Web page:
It would be extraordinarily divisive to give the ultra orthodox rabbinate control over who is actually Jewish. My great grandparents came to America from Germany and Poland in the 1880’s. They were orthodox, but over time the family drifted to conservatism or worse (reform, reconstructionist, you name it). I remember my grandfather saying that he slept next to my grandmother, so why couldn’t he sit next to her when he prayed: conservative Judaism was his only way forward. I married a Jewish woman with a similar background. So, being four generations distant from the orthodox rabbinate, who is to say my daughter is Jewish? What proof does she have? The word of the reconstructionist rabbi where she went to Sunday School? All the marriages and burials on my wife’s side were conducted by the conservative rabbinate (including our own marriage), so that documentation is suspect. Most of my own documentation is similarly in doubt. I treasure my great grandfather’s siddur and hagaddah brought over from the other side, the oldest physical remnant of my family’s origins. Does that matter? We lost family on both sides in the holocaust. Does that count? I would not be willing to go through an orthodox conversion and I am sure that my daughter would not be willing to do so as well. Is the objective of this legislation to drive people away from Judaism? This is a sad state of affairs.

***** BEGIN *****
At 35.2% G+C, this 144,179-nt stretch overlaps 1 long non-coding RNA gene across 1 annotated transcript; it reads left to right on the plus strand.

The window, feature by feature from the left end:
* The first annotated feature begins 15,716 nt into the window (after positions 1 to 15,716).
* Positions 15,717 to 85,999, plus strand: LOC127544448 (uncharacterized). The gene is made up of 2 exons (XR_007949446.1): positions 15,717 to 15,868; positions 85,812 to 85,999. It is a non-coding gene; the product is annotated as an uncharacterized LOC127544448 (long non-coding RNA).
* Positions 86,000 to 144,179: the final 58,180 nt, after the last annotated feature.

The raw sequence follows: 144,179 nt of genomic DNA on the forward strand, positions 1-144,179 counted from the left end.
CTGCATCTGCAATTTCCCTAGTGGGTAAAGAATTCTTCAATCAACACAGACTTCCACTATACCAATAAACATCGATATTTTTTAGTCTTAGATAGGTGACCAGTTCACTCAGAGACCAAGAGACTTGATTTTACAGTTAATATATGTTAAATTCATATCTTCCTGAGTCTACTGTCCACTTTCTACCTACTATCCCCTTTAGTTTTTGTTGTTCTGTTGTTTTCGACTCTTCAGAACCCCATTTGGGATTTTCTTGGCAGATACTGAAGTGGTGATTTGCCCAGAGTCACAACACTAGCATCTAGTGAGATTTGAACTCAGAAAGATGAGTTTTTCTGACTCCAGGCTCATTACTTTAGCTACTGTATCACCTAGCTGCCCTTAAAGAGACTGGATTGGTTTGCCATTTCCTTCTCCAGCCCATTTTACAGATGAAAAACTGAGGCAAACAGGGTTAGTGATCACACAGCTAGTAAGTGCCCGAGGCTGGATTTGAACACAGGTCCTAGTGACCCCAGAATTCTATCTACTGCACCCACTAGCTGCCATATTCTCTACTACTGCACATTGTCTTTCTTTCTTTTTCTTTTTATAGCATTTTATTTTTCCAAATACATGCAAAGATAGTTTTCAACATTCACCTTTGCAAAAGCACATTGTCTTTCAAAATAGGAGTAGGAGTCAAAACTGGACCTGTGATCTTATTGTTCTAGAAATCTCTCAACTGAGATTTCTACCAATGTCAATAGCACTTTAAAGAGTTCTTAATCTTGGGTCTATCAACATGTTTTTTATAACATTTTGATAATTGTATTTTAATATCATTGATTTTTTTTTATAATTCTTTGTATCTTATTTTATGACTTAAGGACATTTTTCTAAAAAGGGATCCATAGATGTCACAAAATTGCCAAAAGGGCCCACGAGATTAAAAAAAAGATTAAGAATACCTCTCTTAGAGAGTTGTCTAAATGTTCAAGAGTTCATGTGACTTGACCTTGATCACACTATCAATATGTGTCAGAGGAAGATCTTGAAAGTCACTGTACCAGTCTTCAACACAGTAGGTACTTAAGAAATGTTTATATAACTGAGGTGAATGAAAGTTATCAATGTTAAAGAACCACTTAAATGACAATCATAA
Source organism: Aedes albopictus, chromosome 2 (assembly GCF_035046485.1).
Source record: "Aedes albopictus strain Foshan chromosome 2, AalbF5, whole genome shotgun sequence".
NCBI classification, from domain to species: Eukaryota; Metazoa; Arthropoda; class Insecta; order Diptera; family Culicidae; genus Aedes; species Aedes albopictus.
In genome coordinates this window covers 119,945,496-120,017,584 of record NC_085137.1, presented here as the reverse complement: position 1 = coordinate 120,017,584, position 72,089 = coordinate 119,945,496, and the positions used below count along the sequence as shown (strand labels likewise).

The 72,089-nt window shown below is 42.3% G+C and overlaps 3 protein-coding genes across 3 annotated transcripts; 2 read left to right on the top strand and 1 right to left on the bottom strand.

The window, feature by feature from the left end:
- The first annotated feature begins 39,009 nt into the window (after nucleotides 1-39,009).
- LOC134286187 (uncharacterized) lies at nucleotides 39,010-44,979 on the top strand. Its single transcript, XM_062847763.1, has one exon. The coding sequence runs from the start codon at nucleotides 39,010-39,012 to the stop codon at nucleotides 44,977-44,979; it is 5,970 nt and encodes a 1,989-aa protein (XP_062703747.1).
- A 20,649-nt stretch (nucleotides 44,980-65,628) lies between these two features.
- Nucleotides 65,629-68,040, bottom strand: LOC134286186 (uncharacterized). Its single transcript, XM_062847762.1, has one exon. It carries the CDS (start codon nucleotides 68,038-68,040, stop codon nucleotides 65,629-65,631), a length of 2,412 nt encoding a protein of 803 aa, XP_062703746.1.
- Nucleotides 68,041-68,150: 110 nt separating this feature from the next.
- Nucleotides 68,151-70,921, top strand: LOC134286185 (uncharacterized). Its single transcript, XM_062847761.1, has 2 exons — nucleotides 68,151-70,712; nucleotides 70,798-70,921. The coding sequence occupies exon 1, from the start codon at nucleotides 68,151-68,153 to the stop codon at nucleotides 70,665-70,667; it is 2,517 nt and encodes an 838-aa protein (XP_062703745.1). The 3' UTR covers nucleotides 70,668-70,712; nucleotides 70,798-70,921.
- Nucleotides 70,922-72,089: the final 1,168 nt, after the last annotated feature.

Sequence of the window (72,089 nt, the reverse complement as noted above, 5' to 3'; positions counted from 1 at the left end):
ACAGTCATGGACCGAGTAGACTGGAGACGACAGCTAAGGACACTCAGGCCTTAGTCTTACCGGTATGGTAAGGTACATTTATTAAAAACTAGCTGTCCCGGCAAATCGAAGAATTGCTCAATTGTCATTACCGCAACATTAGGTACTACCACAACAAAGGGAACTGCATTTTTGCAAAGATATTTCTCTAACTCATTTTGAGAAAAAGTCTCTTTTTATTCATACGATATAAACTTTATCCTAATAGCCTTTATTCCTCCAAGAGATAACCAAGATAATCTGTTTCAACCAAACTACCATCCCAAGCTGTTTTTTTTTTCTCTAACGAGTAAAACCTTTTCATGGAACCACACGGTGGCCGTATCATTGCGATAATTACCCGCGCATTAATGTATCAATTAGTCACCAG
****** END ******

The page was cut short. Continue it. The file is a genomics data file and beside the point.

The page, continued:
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from the article: U.S. Jewish leaders: Jewish pluralism is in crisis